Students enjoy the wide selection of virtual books offered through the SCHS library system


Melina Kritikopoulos

The SORA app contains the newly-expanded book selection.

In February, the SCHS library initiated an increase in e-book selection by combining its database with the Santa Clara City Library. According to librarian Seana Shelby, all students now have access to the Northern California Digital Library e-book collection.

The district proposed this implementation and worked in tandem with staff at the public library in order to give high schoolers an asset to facilitate their learning. Overdrive is the free service used to borrow content digitally.

“Our librarians for the district were working with the librarians over at the city library because we all have Overdrive, trying to figure out if we could basically help our students have access to more books,” Shelby said.

The extra database can be accessed through the use of an SCUSD student account.

“Because we merged our accounts sort of, it allows any student, Santa Clara High School student, to download the SORA app by virtue of your email address,” Shelby said. “It shows you are an SCHS student and can switch to Santa Clara City Library (Northern California Digital Library) and switch to use all of their resources.”

Freshman Jocelyn John is one of many students who heard about the expansion of the e-book collection during Teen Read Week. According to John, she has been eager to take advantage of the opportunity to read a wider range of books. She believes the larger variety of books in different genres available will make it easier for her to locate a book that piques her interest.

“For me personally, I think it will give me more interests,” John said. “I’m already interested in reading, but if I find more books that I like, then I’ll read more often.”

Senior Iris Chen values the academic benefits e-books have over paperback books and has personally used them for research.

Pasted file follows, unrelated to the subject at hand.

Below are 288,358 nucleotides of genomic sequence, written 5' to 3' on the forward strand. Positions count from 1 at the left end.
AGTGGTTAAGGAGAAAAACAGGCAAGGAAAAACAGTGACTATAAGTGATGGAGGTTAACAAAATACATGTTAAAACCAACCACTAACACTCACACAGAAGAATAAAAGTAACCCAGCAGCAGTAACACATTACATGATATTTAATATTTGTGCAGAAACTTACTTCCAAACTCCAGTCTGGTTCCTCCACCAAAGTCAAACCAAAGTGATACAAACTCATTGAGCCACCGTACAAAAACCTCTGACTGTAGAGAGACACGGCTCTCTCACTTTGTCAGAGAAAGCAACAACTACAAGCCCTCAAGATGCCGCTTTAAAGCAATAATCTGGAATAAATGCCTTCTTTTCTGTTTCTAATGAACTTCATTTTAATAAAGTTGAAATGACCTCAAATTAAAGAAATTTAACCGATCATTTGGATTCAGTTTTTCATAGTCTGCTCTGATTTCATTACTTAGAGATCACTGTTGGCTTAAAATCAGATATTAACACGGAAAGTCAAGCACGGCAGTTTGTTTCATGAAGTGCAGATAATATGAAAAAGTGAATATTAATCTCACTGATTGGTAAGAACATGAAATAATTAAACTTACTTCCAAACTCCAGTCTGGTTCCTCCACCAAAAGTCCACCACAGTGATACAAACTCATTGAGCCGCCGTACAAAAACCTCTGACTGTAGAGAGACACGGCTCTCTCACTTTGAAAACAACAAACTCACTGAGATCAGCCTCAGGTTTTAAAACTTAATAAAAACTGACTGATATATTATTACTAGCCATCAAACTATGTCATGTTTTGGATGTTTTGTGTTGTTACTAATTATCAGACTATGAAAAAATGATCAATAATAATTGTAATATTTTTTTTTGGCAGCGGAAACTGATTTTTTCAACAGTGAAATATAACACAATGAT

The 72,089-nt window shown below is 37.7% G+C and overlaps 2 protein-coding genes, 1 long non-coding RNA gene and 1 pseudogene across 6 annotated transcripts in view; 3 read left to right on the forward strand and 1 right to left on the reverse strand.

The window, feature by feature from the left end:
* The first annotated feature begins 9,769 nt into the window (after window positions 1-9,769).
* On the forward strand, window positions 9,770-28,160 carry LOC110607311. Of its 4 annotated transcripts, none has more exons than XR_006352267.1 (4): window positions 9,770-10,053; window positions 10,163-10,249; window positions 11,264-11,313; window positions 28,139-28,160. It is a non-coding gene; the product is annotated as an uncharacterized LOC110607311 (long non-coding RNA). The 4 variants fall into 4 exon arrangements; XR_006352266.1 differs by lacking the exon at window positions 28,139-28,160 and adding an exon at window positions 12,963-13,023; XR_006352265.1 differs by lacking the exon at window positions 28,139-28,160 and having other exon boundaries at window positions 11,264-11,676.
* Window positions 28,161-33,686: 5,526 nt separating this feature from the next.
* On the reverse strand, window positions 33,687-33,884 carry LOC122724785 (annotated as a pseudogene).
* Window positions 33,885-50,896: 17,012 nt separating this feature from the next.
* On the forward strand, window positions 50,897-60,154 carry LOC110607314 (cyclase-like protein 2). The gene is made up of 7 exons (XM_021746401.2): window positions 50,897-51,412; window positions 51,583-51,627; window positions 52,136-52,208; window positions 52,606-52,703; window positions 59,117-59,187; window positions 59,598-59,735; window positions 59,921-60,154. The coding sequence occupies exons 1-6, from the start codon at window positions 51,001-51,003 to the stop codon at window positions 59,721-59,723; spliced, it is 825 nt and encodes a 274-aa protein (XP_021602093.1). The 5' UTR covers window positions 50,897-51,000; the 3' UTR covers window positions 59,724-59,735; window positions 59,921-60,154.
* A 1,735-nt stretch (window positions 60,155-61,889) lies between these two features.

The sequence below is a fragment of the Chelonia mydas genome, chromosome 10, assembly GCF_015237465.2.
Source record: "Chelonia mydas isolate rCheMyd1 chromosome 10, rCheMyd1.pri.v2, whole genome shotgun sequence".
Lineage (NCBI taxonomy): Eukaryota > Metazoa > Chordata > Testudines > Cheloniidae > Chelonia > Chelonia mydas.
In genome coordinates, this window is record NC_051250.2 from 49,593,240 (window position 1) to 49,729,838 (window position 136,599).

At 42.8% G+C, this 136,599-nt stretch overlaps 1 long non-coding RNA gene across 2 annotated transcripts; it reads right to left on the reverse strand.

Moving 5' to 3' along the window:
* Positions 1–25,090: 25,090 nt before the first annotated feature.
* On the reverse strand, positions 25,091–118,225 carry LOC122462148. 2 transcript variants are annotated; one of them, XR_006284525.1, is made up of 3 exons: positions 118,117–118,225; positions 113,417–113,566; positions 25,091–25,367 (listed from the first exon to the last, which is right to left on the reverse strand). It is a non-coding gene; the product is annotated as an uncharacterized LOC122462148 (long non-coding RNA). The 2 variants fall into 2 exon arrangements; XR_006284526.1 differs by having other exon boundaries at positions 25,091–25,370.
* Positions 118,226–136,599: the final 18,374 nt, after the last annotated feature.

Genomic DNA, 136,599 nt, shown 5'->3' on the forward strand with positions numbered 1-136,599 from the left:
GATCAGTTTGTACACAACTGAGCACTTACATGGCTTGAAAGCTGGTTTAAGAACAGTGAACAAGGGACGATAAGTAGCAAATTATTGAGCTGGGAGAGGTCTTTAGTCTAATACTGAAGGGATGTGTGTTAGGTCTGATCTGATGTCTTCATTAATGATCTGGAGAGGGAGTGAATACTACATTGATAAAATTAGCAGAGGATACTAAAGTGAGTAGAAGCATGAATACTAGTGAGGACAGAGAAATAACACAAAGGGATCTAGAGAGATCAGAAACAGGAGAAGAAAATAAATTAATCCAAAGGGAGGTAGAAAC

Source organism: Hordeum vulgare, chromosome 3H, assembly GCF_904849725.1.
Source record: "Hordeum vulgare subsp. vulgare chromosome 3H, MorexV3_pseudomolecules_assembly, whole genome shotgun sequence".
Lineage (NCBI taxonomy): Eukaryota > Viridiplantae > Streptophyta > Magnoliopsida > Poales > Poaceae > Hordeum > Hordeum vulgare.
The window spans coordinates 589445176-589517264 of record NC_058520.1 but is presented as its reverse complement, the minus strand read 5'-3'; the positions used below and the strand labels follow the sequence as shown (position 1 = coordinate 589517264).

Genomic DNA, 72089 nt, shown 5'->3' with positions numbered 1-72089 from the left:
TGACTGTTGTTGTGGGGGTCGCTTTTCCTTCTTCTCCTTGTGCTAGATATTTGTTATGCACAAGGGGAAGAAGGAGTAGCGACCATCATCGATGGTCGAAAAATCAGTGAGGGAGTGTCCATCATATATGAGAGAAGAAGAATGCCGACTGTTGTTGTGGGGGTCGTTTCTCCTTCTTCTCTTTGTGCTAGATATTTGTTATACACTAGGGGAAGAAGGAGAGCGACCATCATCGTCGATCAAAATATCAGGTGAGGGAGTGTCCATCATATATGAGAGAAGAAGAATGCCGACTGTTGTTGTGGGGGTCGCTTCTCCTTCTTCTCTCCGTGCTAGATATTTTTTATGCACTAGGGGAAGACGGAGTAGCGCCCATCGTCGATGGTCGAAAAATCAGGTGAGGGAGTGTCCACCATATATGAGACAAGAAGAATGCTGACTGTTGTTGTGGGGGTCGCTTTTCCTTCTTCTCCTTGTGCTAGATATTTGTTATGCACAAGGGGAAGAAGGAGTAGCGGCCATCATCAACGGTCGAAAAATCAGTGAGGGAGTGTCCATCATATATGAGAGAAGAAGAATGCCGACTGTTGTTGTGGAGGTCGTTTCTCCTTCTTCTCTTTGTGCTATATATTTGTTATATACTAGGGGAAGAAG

“I think they’re also helpful for schoolwork, like research and normal classes, because you don’t have to carry around heavy textbooks, and you can annotate ebooks without having to worry about damaging school property,” Chen said.

Aside from its versatility and convenience, students do not have to worry about missing a due date when checking out an e-book. Such is the case with freshman Raina Liem.

“I think a lot of times students don’t check out books from the library because they’re afraid that they’re going to forget about it and that it’s going to be overdue, so having electronic books is a little easier for them to read,” Liem said.

Due to the spread of COVID-19, the school campus was announced as closed for the duration of the year. Given this time of decreased opportunities to access books and other physical materials, sophomore Clarence Caldo appreciates that he can check out books through Overdrive.

“It gives students the ability to read books when all the libraries are closed,” Caldo said. “Especially during this shelter in place, I can read new books and some old ones I come across, hopefully.”

In February, more than 300 e-books were checked out from the SCHS library alone, a large increase from when SORA was new four years ago. According to Caldo, the advancement of technology has made life more efficient and books easier to read online. Students may continue to expand their knowledge during this period of self-isolation since there are more selections and resources to choose from.

“For those who take advantage of the resource broadening, the range will definitely encourage enthusiasts and others alike to read more,” Chen said.